“This year we were a bit unlucky,” said Hankinson. “At one time we had as many as seven starters injured. It always seemed like we had three or four guys out for a long period of time. Colin Falvey started the preseason with surgery. Ben Speas had surgery. Nemanja Vukovic had a bleeding kidney from falling on his back. Eamon Zayed had a broken rib that put him out for long periods of time. Craig Henderson never was able to maintain health. Don Smart had two bouts with injury. We had 5 concussions this year.”

Hankinson never mentioned Justin Braun or the star forward’s season ending ankle surgery in this interview. However, Braun was a legitimate NASL Golden Ball contender and the team’s MVP for 2017. It is hard to know what could have been, but his productivity was missed down the stretch. Braun’s absence forced lineup changes and formations that the team just wasn’t built for. Bruan accumulated seven goals and five assists in only 16 appearances.

Hankinson chose to highlight his thoughts on the city instead. One gets the sense that he wants to leave on a positive note.

“Indianapolis is a great city,” Hankinson said. “And a great sports town. I loved the support from the Mayor on down. The support from all of our fans and fan clubs. Seeing our Indy Eleven flag fly high on top of one of the city’s tallest buildings. Everything about it has been a great experience and I’ll miss Indianapolis.”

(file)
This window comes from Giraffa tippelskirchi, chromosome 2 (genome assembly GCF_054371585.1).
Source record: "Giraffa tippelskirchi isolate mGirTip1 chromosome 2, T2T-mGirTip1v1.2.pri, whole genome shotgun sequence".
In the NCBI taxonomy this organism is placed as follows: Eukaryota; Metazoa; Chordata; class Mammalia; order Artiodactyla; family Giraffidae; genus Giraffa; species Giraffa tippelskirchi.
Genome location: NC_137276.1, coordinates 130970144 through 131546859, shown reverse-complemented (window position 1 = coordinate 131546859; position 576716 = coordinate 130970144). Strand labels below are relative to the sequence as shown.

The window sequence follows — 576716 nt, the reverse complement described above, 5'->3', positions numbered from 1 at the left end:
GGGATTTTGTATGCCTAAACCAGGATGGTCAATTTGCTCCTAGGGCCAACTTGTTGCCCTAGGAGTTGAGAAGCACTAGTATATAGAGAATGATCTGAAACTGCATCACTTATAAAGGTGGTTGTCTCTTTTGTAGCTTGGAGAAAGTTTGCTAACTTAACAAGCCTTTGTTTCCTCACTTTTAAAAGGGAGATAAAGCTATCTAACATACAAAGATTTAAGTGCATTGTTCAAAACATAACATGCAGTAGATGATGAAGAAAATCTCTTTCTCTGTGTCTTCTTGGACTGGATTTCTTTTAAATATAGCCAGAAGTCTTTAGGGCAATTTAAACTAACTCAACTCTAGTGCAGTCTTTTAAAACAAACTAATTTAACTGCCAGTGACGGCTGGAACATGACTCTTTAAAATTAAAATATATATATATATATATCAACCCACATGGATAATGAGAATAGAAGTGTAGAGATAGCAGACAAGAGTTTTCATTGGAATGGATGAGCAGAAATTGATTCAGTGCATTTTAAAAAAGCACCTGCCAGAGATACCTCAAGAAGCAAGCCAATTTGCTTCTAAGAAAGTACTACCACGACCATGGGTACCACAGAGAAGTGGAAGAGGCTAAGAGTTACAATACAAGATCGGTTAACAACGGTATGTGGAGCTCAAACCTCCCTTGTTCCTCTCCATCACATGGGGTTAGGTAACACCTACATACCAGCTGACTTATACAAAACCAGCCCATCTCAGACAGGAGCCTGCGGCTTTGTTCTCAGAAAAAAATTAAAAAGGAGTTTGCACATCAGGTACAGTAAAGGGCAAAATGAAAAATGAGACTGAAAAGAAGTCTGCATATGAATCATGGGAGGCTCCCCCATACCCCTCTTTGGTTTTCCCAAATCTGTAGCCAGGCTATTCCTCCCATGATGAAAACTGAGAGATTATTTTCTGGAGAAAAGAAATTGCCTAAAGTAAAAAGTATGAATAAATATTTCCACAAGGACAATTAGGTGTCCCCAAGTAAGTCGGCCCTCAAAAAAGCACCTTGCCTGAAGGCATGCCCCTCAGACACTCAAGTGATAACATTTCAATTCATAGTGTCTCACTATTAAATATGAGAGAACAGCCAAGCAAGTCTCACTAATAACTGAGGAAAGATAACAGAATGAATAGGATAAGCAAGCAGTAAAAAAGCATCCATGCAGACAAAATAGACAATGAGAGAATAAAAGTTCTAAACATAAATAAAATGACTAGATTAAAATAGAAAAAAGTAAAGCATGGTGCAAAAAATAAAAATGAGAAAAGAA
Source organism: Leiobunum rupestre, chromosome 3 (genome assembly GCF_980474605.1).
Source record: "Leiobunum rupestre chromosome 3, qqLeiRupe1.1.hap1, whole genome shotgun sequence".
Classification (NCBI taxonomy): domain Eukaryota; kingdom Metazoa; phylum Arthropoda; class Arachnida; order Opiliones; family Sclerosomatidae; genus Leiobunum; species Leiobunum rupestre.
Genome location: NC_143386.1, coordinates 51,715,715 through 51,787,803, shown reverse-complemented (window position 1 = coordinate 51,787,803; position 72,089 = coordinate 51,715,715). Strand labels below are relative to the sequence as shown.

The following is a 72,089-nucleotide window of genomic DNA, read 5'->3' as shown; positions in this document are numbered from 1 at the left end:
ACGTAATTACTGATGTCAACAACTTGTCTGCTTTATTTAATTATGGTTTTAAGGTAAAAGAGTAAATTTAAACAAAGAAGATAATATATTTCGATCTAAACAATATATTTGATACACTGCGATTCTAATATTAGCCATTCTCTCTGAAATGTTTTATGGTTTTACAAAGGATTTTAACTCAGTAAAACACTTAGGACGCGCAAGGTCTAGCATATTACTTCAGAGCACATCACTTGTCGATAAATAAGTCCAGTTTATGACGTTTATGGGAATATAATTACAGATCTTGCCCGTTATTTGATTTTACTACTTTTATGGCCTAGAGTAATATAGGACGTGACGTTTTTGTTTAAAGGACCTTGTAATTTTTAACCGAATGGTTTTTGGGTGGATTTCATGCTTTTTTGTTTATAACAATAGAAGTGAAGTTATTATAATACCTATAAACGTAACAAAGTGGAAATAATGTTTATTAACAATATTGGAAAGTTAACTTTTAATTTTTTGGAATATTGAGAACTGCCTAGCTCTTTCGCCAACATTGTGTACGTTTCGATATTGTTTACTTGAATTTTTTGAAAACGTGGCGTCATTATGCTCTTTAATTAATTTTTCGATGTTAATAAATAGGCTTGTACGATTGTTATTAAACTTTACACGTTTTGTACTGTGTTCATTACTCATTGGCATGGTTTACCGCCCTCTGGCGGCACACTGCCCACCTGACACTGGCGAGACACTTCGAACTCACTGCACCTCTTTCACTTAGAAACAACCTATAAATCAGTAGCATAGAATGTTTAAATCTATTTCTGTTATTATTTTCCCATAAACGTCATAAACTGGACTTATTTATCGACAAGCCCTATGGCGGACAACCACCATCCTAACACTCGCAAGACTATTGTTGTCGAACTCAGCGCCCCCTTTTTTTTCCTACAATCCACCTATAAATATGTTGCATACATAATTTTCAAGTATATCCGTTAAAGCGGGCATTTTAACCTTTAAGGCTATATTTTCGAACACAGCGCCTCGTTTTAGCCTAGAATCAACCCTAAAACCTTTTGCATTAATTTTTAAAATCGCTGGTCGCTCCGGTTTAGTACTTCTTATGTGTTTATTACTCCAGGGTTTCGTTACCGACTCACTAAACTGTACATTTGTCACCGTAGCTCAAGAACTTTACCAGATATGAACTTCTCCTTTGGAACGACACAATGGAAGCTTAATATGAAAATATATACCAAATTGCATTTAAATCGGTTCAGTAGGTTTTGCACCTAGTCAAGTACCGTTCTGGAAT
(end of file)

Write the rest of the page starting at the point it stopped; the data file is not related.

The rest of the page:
But it is onto the next one for the 62-year-old who has coached in a half-dozen leagues on three continents.

“For me, I have already had too much time in the offseason,” said Hankinson. “I am ready to get back to the challenge of a new club and I hope that opportunity will open soon.”

Internal conversations have taken place at the Indy Eleven front offices in order to begin the tough task of finding a suitable replacement. Team president Jeff Belskus will lead the search.

“While the NASL is in limbo, clearly that has an impact on us,” Belskus said. “We are focused on the things we can control. What we can control is the Indy Eleven. We fully expect to play next season. We are going to look for coaching candidates. Indy Eleven has a very positive brand and is viewed as a positive place to be. This is a great community to live in. My expectation is that we will have no shortage of candidates.”

Belskus was asked to clarify what league potential candidates might be coaching in. The question seemed to amuse him as though it was a no-brainer. As if there were no logical options available.

“Well, for now we are a part of the NASL and it will stay that way until either the NASL goes away…”

Have you been in conversations, at all, with other leagues?

Belskus replied, “No I have not.”

Follow Aaron on Twitter: @AGunyon.